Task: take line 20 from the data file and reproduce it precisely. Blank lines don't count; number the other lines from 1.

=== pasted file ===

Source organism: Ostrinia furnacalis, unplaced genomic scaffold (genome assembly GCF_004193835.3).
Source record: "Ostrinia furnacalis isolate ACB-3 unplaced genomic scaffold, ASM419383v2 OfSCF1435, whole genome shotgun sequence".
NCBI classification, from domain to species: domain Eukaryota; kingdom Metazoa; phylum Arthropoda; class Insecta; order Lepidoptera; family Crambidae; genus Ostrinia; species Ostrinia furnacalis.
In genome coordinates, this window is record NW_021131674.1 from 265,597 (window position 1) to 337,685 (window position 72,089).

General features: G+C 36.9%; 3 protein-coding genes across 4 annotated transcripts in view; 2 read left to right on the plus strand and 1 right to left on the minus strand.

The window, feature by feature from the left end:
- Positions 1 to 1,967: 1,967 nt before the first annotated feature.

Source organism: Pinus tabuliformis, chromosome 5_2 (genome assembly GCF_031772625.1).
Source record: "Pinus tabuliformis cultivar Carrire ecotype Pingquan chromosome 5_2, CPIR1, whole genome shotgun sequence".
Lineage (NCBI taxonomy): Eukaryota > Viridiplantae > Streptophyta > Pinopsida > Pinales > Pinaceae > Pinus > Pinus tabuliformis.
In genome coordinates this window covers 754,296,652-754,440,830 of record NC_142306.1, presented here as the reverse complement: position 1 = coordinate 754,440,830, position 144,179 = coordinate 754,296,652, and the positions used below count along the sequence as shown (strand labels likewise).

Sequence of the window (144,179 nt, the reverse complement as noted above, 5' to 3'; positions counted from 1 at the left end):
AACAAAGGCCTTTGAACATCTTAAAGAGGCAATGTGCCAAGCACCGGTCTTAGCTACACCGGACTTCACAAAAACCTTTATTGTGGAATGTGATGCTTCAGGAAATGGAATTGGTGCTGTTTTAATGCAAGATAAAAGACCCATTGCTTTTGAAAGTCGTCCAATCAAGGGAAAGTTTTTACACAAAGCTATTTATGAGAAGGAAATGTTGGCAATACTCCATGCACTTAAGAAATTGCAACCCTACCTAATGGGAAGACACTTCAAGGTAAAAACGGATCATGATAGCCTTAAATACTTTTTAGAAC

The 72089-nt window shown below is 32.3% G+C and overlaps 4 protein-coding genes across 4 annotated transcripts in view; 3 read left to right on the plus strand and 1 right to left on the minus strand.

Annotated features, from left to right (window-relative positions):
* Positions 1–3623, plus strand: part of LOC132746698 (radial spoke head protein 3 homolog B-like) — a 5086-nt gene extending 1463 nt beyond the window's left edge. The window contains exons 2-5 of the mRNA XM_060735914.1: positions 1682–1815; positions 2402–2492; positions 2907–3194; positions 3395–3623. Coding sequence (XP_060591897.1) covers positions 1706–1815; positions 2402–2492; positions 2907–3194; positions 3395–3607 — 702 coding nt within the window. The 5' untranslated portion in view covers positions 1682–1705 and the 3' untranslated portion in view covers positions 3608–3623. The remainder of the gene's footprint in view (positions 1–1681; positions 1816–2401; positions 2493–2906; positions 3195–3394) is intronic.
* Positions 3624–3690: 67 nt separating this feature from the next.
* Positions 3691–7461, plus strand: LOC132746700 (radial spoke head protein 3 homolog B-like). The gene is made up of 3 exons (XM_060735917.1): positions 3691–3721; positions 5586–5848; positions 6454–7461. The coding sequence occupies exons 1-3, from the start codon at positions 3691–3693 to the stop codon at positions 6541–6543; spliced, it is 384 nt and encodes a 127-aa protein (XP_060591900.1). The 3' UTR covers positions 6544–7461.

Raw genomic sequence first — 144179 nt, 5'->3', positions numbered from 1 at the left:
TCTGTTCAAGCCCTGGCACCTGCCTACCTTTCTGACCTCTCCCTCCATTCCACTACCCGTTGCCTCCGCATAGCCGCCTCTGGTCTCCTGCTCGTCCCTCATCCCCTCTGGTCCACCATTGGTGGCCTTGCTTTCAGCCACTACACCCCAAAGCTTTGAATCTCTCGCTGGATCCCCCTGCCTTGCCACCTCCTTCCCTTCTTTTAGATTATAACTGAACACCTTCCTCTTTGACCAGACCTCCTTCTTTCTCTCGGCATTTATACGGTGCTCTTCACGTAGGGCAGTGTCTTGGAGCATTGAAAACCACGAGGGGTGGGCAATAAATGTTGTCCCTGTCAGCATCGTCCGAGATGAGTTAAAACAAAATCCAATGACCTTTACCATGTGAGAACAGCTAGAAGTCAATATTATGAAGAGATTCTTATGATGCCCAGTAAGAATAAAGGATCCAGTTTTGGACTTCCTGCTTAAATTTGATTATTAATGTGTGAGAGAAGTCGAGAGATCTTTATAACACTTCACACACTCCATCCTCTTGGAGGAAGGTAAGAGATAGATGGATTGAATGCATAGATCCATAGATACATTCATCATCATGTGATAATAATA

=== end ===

TCTGTTCAAGCCCTGGCACCTGCCTACCTTTCTGACCTCTCCCTCCATTCCACTACCCGTTGCCTCCGCATAGCCGCCTCTGGTCTCCTGCTCGTCCCTCATCCCCTCTGGTCCACCATTGGTGGCCTTGCTTTCAGCCACTACACCCCAAAGCTTTGAATCTCTCGCTGGATCCCCCTGCCTTGCCACCTCCTTCCCTTCTTTTAGATTATAACTGAACACCTTCCTCTTTGACCAGACCTCCTTCTTTCTCTCGGCATTTATACGGTGCTCTTCACGTAGGGCAGTGTCTTGGAGCATTGAAAACCACGAGGGGTGGGCAATAAATGTTGTCCCTGTCAGCATCGTCCGAGATGAGTTAAAACAAAATCCAATGACCTTTACCATGTGAGAACAGCTAGAAGTCAATATTATGAAGAGATTCTTATGATGCCCAGTAAGAATAAAGGATCCAGTTTTGGACTTCCTGCTTAAATTTGATTATTAATGTGTGAGAGAAGTCGAGAGATCTTTATAACACTTCACACACTCCATCCTCTTGGAGGAAGGTAAGAGATAGATGGATTGAATGCATAGATCCATAGATACATTCATCATCATGTGATAATAATA